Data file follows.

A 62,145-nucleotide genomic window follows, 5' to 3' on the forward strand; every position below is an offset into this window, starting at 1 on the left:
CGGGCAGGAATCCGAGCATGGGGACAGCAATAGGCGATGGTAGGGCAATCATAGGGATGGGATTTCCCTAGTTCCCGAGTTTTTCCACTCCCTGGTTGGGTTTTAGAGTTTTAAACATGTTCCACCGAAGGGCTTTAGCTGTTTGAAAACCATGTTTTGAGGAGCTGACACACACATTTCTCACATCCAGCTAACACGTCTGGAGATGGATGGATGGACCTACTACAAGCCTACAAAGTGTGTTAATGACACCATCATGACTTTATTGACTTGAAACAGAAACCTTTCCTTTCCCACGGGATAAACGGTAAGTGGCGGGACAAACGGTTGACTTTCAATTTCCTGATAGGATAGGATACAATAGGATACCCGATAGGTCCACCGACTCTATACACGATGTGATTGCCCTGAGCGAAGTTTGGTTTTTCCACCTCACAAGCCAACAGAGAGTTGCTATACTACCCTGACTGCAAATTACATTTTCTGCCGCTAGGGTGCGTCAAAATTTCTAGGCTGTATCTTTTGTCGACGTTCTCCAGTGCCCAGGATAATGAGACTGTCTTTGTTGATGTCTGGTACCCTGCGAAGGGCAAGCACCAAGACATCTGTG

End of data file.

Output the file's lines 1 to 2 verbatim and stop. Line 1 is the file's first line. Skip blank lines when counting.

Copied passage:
A 62,145-nucleotide genomic window follows, 5' to 3' on the forward strand; every position below is an offset into this window, starting at 1 on the left:
CGGGCAGGAATCCGAGCATGGGGACAGCAATAGGCGATGGTAGGGCAATCATAGGGATGGGATTTCCCTAGTTCCCGAGTTTTTCCACTCCCTGGTTGGGTTTTAGAGTTTTAAACATGTTCCACCGAAGGGCTTTAGCTGTTTGAAAACCATGTTTTGAGGAGCTGACACACACATTTCTCACATCCAGCTAACACGTCTGGAGATGGATGGATGGACCTACTACAAGCCTACAAAGTGTGTTAATGACACCATCATGACTTTATTGACTTGAAACAGAAACCTTTCCTTTCCCACGGGATAAACGGTAAGTGGCGGGACAAACGGTTGACTTTCAATTTCCTGATAGGATAGGATACAATAGGATACCCGATAGGTCCACCGACTCTATACACGATGTGATTGCCCTGAGCGAAGTTTGGTTTTTCCACCTCACAAGCCAACAGAGAGTTGCTATACTACCCTGACTGCAAATTACATTTTCTGCCGCTAGGGTGCGTCAAAATTTCTAGGCTGTATCTTTTGTCGACGTTCTCCAGTGCCCAGGATAATGAGACTGTCTTTGTTGATGTCTGGTACCCTGCGAAGGGCAAGCACCAAGACATCTGTG